Famous Dance Poems by Famous Poets

These are examples of famous Dance poems written by well-known modern and classical poets. PoetrySoup is a great educational poetry resource of famous dance poems.

These examples illustrate what a famous dance poem looks like and its form, scheme, or style (where appropriate). The poems may also contain the word 'dance'.

Don't forget to view our Member Dance Poems. You can find great dance poems there too.

See also:
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by Whitman, Walt
 1
I CELEBRATE myself; 
And what I assume you shall assume; 
For every atom belonging to me, as good belongs to you. 

I loafe and invite my Soul; 
I lean...Read More
by Bridges, Robert Seymour
 1
They that in play can do the thing they would,
Having an instinct throned in reason's place,
--And every perfect action hath the grace
Of indolence or thoughtless hardihood--
These are the best:...Read More
by Angelou, Maya
You may write me down in history
With your bitter, twisted lies,
You may trod me in the very dirt
But still, like dust, I'll rise.

Does my sassiness upset you?
Why are you beset...Read More
by Shelley, Percy Bysshe
 Swift as a spirit hastening to his task 
Of glory & of good, the Sun sprang forth
Rejoicing in his splendour, & the mask
Of darkness fell from the awakened Earth.
The...Read More
by Wilde, Oscar
 It is full winter now: the trees are bare,
Save where the cattle huddle from the cold
Beneath the pine, for it doth never wear
The autumn's gaudy livery whose gold
Her jealous...Read More
by Whitman, Walt
 1
O TO make the most jubilant poem! 
Even to set off these, and merge with these, the carols of Death. 
O full of music! full of manhood, womanhood, infancy!...Read More
by Byron, George (Lord)
 LARA. [1] 

CANTO THE FIRST. 

I. 

The Serfs are glad through Lara's wide domain, [2] 
And slavery half forgets her feudal chain; 
He, their unhoped, but unforgotten lord —...Read More
by Wordsworth, William
I wandered lonely as a cloud 
That floats on high o'er vales and hills,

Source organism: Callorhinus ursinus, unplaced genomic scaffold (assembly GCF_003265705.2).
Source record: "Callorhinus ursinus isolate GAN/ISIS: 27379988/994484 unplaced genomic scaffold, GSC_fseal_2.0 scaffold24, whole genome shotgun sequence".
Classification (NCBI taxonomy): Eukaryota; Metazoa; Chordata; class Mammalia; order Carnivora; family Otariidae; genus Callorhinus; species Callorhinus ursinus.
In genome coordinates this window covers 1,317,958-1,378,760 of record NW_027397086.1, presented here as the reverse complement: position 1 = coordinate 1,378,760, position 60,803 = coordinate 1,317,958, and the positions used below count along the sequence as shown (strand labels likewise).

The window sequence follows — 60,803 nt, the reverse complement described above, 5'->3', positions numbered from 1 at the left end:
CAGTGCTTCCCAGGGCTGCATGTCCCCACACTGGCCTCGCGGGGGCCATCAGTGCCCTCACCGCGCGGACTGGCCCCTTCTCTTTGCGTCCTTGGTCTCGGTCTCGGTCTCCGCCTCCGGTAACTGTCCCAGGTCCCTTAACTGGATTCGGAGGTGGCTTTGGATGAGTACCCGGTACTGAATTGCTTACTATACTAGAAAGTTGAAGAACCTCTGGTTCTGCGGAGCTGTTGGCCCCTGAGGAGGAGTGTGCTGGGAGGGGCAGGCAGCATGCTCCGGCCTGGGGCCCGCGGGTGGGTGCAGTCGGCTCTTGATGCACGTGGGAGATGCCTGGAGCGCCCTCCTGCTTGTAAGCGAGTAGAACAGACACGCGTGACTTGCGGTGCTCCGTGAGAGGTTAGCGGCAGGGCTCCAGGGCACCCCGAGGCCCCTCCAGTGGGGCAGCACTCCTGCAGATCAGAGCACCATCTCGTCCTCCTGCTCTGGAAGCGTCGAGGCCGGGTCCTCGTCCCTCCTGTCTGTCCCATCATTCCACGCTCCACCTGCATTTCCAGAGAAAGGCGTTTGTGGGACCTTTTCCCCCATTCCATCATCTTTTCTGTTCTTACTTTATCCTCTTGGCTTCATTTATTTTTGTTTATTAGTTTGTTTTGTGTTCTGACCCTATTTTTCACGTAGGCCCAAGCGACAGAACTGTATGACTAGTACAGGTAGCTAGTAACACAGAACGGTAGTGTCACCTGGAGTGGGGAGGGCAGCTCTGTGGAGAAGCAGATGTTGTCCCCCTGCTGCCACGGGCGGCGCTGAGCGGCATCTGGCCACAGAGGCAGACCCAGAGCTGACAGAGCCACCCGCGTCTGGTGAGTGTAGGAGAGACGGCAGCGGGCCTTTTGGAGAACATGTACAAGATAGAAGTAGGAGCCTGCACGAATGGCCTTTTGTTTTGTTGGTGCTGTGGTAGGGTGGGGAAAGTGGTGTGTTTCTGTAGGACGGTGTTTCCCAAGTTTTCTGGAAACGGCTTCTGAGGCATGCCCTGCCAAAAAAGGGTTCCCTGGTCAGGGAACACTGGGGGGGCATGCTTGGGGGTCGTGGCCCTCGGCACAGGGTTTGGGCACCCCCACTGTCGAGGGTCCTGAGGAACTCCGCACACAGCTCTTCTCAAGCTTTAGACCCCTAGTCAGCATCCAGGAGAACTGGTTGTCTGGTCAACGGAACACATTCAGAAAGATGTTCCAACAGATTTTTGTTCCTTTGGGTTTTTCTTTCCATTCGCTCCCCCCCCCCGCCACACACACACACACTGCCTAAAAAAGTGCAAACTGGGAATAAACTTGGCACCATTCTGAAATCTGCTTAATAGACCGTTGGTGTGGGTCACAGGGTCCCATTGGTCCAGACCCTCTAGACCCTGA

When all at once I saw a crowd, 
A host, of golden daffodils; 
Beside the lake,...Read More
by Dickinson, Emily
14

One Sister have I in our house,
And one, a hedge away.
There's only one recorded,
But both belong to me.

One came the road that I came—
And wore my last year's gown—
The other,...Read More
by Wordsworth, William
  And this place our forefathers made for man!  This is the process of our love and wisdom  To each poor brother who offends against us—  Most innocent, perhaps—and what if guilty?  Is this the...Read More
by Keats, John
MY heart aches, and a drowsy numbness pains 
My sense, as though of hemlock I had drunk, 
Or emptied some dull opiate to the drains 
One minute past, and Lethe-wards...Read More
by Tennyson, Alfred Lord
 Sir Walter Vivian all a summer's day 
Gave his broad lawns until the set of sun 
Up to the people: thither flocked at noon 
His tenants, wife and child,...Read More
by Milton, John
 Now Morn, her rosy steps in the eastern clime 
Advancing, sowed the earth with orient pearl, 
When Adam waked, so customed; for his sleep 
Was aery-light, from pure digestion...Read More
by Longfellow, Henry Wadsworth
 This is the forest primeval. The murmuring pines and the hemlocks,
Bearded with moss, and in garments green, indistinct in the twilight,
Stand like Druids of eld, with voices sad and...Read More
by Baudelaire, Charles
 CARRYING bouquet, and handkerchief, and gloves, 
Proud of her height as when she lived, she moves 
With all the careless and high-stepping grace, 
And the extravagant courtesan's thin face....Read More
by Hughes, Langston
 To fling my arms wide
In some place of the sun,
To whirl and to dance
Till the white day is done.
Then rest at cool evening
Beneath a tall tree
While night comes on...Read More
by Collins, Billy
 Remember the 1340's? We were doing a dance called the Catapult.
You always wore brown, the color craze of the decade,
and I was draped in one of those capes that...Read More
by Carroll, Lewis
 I 

There was an ancient City, stricken down
With a strange frenzy, and for many a day
They paced from morn to eve the crowded town,
And danced the night away. 

I...Read More
by Crowley, Aleister
 "Aug." 10, 1911.

Full moon to-night; and six and twenty years
Since my full moon first broke from angel spheres!
A year of infinite love unwearying ---
No circling seasons, but perennial spring!
A...Read More
by Shelley, Percy Bysshe
 Before those cruel twins whom at one birth
Incestuous Change bore to her father Time,
Error and Truth, had hunted from the earth
All those bright natures which adorned its prime,
And left...Read More
by Robinson, Edwin Arlington
 NOTE.—The following imaginary dialogue between Alexander Hamilton and Aaron Burr, which is not based upon any specific incident in American history, may be supposed to have occurred a few...Read More
by Masefield, John
 Thy place is biggyd above the sterrys cleer, 
Noon erthely paleys wrouhte in so statly wyse, 
Com on my freend, my brothir moost enteer, 
For the I offryd my...Read More
by Wilde, Oscar
 I.

He was a Grecian lad, who coming home
With pulpy figs and wine from Sicily
Stood at his galley's prow, and let the foam
Blow through his crisp brown curls unconsciously,
And holding...Read More
by Pope, Alexander
 'Tis hard to say, if greater Want of Skill
Appear in Writing or in Judging ill,
But, of the two, less dang'rous is th' Offence,
To tire our Patience, than mis-lead our...Read More
by Milton, John
 High on a throne of royal state, which far 
Outshone the wealth or Ormus and of Ind, 
Or where the gorgeous East with richest hand 
Showers on her kings...Read More
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Dont forget to view our wonderful member Dance poems.